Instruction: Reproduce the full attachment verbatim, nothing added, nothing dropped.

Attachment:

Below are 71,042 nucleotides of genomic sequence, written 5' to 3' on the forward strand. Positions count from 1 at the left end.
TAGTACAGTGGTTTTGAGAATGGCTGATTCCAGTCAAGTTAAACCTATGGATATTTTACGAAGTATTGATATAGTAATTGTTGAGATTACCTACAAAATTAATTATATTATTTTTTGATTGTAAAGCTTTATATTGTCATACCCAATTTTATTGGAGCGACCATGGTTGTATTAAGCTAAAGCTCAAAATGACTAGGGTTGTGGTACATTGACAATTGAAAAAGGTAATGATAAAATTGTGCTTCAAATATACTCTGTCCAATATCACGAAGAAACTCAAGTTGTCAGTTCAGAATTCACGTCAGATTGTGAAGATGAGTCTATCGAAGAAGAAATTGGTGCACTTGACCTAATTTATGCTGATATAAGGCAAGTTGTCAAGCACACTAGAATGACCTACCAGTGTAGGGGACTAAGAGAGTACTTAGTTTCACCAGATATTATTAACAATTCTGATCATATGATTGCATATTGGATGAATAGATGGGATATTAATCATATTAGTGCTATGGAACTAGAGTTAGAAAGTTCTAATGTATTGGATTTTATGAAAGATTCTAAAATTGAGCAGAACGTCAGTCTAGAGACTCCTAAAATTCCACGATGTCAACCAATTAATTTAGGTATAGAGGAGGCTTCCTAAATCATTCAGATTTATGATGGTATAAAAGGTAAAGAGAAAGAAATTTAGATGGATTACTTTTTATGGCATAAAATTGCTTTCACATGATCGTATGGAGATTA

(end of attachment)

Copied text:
Below are 71,042 nucleotides of genomic sequence, written 5' to 3' on the forward strand. Positions count from 1 at the left end.
TAGTACAGTGGTTTTGAGAATGGCTGATTCCAGTCAAGTTAAACCTATGGATATTTTACGAAGTATTGATATAGTAATTGTTGAGATTACCTACAAAATTAATTATATTATTTTTTGATTGTAAAGCTTTATATTGTCATACCCAATTTTATTGGAGCGACCATGGTTGTATTAAGCTAAAGCTCAAAATGACTAGGGTTGTGGTACATTGACAATTGAAAAAGGTAATGATAAAATTGTGCTTCAAATATACTCTGTCCAATATCACGAAGAAACTCAAGTTGTCAGTTCAGAATTCACGTCAGATTGTGAAGATGAGTCTATCGAAGAAGAAATTGGTGCACTTGACCTAATTTATGCTGATATAAGGCAAGTTGTCAAGCACACTAGAATGACCTACCAGTGTAGGGGACTAAGAGAGTACTTAGTTTCACCAGATATTATTAACAATTCTGATCATATGATTGCATATTGGATGAATAGATGGGATATTAATCATATTAGTGCTATGGAACTAGAGTTAGAAAGTTCTAATGTATTGGATTTTATGAAAGATTCTAAAATTGAGCAGAACGTCAGTCTAGAGACTCCTAAAATTCCACGATGTCAACCAATTAATTTAGGTATAGAGGAGGCTTCCTAAATCATTCAGATTTATGATGGTATAAAAGGTAAAGAGAAAGAAATTTAGATGGATTACTTTTTATGGCATAAAATTGCTTTCACATGATCGTATGGAGATTA